The Institute of Fundraising has said that charities should not be prohibited from sending marketing emails and texts to their existing supporters without specific consent.
In its submission to the EU Commission’s first public consultation on its proposed review of the eprivacy directive, the piece of legislation that informs the Privacy and Electronic Communications Regulations, the IoF said the PECR’s explicit prohibition on charities using the "soft opt-in" rule when sending marketing emails and texts should be removed.
The soft opt-in rule means that businesses can email or text their own customers even if they have not specifically consented to receiving such communications. It cannot currently be used in charity fundraising and other non-commercial promotions, including political campaigning, which the IoF believes puts charities at a disadvantage.
Mike Smith, head of public affairs at the IoF, told Third Sector that the membership body’s response, which was submitted before the consultation closed on 5 July, said that allowing charities to use the soft opt-in would result in a level-playing field being achieved.
This, he said, would allow people who support charities "to hear from them in the same way that they can hear about products or services from companies where they are existing customers".
The Direct Marketing Association also responded to the consultation, which is intended to provide feedback on the proposed reform of measures such as the UK’s use of opt-out consent for telemarketing and rules for marketing on social media.
In its response, the DMA said that much of the eprivacy directive was covered by the new General Data Protection Regulations, creating what a spokesman for the association described as an extra layer of unnecessary legislation for individuals and organisations to deal with.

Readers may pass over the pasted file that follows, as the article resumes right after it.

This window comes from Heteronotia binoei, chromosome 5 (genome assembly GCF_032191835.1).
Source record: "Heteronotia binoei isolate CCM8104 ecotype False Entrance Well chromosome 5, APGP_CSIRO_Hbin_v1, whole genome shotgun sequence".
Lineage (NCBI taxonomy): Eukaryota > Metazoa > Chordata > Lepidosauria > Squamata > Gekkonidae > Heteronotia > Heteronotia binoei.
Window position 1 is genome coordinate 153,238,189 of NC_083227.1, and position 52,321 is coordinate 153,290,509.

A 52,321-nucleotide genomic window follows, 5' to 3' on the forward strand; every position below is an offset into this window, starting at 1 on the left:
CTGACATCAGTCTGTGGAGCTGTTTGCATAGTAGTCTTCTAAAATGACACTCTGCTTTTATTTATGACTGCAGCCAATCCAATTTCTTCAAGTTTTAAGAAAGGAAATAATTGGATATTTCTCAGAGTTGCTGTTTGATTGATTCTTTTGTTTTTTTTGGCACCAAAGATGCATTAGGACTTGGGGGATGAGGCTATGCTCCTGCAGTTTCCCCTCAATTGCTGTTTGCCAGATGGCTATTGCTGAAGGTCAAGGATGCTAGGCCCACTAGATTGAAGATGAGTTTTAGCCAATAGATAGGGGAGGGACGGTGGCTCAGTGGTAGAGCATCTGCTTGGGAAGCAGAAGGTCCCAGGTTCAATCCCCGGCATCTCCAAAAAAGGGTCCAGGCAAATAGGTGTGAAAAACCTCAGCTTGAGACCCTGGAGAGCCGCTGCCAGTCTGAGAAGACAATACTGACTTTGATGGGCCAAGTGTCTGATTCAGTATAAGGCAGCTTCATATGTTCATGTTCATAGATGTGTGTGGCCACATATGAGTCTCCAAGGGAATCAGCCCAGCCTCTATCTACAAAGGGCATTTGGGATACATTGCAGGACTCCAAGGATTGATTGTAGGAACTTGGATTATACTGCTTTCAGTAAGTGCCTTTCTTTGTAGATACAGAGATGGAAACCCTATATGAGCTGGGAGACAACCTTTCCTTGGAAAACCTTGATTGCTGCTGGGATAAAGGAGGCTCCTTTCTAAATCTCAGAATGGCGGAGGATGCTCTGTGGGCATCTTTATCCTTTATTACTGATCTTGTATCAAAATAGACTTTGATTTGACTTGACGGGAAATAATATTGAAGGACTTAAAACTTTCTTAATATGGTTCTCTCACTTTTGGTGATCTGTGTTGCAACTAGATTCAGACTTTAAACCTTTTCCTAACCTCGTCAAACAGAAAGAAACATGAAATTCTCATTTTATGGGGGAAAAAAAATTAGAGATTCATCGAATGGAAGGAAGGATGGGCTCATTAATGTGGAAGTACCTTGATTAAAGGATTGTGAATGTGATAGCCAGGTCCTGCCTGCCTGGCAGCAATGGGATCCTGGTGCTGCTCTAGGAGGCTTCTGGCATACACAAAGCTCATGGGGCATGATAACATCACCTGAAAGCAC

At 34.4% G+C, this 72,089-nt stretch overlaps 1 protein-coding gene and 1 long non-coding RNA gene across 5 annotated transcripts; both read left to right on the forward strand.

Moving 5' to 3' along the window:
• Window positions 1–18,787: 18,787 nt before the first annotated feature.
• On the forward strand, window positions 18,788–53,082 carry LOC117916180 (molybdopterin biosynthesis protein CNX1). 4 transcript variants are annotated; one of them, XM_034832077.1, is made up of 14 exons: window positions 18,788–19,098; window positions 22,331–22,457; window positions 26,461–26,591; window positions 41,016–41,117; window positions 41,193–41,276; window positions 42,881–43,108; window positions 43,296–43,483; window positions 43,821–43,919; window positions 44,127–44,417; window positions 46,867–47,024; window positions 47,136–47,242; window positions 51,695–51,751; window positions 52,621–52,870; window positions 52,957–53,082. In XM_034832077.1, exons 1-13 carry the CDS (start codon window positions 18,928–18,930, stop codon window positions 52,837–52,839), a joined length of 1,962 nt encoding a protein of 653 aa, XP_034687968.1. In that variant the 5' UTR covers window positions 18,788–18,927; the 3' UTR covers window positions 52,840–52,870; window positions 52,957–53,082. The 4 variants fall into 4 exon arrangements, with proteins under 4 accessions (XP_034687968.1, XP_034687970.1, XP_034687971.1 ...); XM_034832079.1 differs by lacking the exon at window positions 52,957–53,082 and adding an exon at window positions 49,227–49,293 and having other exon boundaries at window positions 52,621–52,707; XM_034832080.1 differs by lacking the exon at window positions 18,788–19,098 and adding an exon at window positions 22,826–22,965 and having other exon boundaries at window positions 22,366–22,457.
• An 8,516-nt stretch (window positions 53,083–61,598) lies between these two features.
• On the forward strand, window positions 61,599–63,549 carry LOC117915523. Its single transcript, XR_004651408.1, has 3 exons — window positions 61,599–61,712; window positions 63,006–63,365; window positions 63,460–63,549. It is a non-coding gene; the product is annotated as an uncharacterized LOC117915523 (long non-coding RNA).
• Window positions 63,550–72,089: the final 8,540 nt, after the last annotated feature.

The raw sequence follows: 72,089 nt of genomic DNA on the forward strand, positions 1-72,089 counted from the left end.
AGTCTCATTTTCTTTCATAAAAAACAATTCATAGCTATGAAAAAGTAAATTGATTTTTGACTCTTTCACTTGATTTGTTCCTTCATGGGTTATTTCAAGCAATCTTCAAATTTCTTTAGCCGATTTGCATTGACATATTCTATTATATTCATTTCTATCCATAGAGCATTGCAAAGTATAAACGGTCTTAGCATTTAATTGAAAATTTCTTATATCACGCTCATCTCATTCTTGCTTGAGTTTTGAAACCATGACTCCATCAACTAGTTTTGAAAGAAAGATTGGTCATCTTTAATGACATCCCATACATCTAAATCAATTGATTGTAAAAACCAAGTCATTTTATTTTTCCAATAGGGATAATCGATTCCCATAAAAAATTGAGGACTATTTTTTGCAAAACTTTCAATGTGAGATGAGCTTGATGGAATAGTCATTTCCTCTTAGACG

For example, the GDPR have detailed rules on how organisations should report data breaches, but the eprivacy directive has its own rules on this.
The DMA’s spokesman said this was inefficient and the association had therefore called for the provisions in the eprivacy directive that were already covered by the GDPR to be removed.
The DMA also said the UK should be able to maintain its existing approach to telemarketing, which is to use an opt-out consent model. The directive currently leaves it up to member states to decide whether an opt-in or opt-out model is appropriate.
"In the DMA’s view, the flexibility given by the eprivacy directive to member states to decide between opt-in and opt-out solutions for telemarketing has led to a regime that both the industry and individuals have become familiar with," the DMA’s response said. "While greater harmonisation is important, it should not lead to the restriction of marketing practices which are commonly accepted at national level and are sufficiently protective of the individual."
According to a summary report of the consultation results, published earlier this month, 73 per cent of private company respondents from across the EU agreed with the DMA’s position on opt-out. But almost 90 per cent of the citizens, civil society organisations and public authorities who responded said they would favour an opt-in regime.
The EU Commission said it would publish a full report giving its response to the consultation, which attracted 421 replies, in the autumn. Results will feed into the design and the implementation of EU policy, including a review of the eprivacy directive.